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Prospective economic evaluation of an electronic discharge communication tool: analysis of a randomised controlled trial

15 Dec 2017


To complete an economic evaluation within a randomised controlled trial (RCT) comparing the use of an electronic discharge communication tool (eDCT) compared with usual care.


Patients being discharged from a single tertiary care centre’s internal medicine Medical Teaching Units.


Between January 2012 and December 2013, 1399 patients were randomised to a discharge mechanism. Forty-five patients were excluded from the economic evaluation as they did not have data for the index hospitalisation cost; 1354 patients contributed to the economic evaluation.


eDCT generated at discharge containing structured content on reason for admission, details of the hospital stay, treatments received and follow-up care required. The control group was discharged via traditional dictation methods.

Primary and secondary outcome measures

The primary economic outcome was the cost per quality-adjusted life year (QALY) gained. Secondary outcomes included the cost per death avoided and the cost per readmission avoided.


The average transcription cost was $C22.28 per patient, whereas the estimated cost of the eDCT was $C13.33 per patient. The cost per QALY gained was $C239 933 in the eDCT arm compared with usual care due to the very small gains in effectiveness and approximately $C800difference in resource utilisation costs. The bootstrap analyses resulted in eDCT being more effective and more costly in 29.2% of samples, less costly and more effective in 29.2% of samples, less effective and more costly in 23.9% of samples and finally, less costly and less effective in 17.7% of samples.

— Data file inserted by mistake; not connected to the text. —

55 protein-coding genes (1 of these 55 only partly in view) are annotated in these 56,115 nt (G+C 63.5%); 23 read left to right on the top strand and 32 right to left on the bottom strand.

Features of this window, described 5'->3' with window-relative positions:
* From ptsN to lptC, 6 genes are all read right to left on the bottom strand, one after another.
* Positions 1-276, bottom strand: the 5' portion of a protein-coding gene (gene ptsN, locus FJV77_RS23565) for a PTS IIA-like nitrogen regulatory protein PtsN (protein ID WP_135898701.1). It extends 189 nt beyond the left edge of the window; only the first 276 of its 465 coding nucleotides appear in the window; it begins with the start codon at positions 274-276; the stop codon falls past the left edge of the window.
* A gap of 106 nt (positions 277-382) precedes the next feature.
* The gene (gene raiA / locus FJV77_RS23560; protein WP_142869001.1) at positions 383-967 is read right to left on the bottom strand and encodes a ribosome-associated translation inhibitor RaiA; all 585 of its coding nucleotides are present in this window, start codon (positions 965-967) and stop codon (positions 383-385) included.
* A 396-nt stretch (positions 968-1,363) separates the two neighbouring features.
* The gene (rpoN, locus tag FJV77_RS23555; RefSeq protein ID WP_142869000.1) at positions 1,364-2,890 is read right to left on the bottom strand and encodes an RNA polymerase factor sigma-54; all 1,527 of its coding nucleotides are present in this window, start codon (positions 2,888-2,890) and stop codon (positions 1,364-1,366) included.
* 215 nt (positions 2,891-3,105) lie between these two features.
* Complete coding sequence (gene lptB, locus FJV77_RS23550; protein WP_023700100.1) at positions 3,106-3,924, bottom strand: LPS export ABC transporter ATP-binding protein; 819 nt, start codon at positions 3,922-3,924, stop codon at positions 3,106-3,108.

The eDCT reduced per patient costs of the generation of discharge summaries. The bootstrap estimates demonstrate considerable uncertainty supporting the finding of neutrality reported in the clinical component of the RCT. The immediate transcription cost savings and previously documented provider and patient satisfaction may increase the impetus for organisations to invest in such systems, provided they have a foundation of eHealth infrastructure and readiness.

Trial registration number


Click here to view the full article which appeared in BMJ Open